If you use only
fclose, then something that you're looking for (I think) might be achieved with a trick like this :
unsigned int open_files = 0;
FILE *fopen_counting(const char *path, const char *mode)
if((v = fopen(path,mode)) != NULL) ++open_files;
int fclose_counting(FILE *fp)
if((v = fclose(fp)) != EOF) --open_files;
#define fopen(x,y) fopen_counting(x,y)
#define fclose(x) fclose_counting(x)
Of course, a snippet like this will only affect the code over which you have control : it will have to be
#included before any calls to
fclose are made - otherwise, the original functions will be called instead of your replacements.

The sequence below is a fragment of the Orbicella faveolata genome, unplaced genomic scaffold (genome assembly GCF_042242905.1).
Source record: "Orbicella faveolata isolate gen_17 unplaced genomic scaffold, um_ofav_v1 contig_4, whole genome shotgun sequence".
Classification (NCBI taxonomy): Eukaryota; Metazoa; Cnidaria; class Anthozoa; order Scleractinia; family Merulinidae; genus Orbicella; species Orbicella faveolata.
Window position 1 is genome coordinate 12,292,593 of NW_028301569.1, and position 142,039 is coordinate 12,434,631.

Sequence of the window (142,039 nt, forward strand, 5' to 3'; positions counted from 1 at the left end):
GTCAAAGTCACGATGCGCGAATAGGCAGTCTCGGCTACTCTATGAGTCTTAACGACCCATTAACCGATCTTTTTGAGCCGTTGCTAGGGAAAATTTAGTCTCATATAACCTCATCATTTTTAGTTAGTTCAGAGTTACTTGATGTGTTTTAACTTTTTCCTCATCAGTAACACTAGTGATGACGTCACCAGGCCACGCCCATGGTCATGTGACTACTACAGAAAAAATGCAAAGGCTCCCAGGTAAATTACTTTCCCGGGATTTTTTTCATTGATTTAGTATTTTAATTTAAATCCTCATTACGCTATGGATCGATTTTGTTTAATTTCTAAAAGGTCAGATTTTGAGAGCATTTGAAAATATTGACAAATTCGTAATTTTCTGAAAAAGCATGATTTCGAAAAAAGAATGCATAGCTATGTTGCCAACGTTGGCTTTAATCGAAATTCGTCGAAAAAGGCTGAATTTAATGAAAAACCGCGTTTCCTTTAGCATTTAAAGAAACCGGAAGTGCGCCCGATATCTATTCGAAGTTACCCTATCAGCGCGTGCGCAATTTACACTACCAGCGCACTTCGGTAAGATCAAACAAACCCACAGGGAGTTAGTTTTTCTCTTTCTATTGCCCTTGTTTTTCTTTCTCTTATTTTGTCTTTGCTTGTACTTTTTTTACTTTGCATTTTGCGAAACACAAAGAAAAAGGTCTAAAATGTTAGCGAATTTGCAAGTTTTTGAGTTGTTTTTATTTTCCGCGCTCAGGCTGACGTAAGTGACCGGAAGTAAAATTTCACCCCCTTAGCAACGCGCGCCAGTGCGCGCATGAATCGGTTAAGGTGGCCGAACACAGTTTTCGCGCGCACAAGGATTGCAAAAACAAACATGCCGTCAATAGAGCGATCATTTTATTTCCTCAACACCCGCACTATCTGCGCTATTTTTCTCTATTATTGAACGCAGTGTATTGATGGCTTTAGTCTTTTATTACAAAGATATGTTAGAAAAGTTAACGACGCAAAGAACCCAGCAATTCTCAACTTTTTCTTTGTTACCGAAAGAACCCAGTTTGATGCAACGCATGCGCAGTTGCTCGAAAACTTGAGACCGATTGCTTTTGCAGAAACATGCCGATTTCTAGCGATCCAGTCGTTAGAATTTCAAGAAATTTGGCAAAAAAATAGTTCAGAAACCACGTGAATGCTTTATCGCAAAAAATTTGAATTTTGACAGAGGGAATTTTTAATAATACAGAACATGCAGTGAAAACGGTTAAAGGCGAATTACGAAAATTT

When it comes to a system function that would return the current number of open file descriptors, I'm unfortunately not aware of such thing. But what's stopping you from running your application under a debugger, setting a breakpoint on
fopen, and simply using an OS tool to check that number? On Linux, the number of open file descriptors in a process is equal to the number of entries in the directory
/proc/$PID/fd - by doing it this way, you'll even know which actual file is assigned to which file descriptor.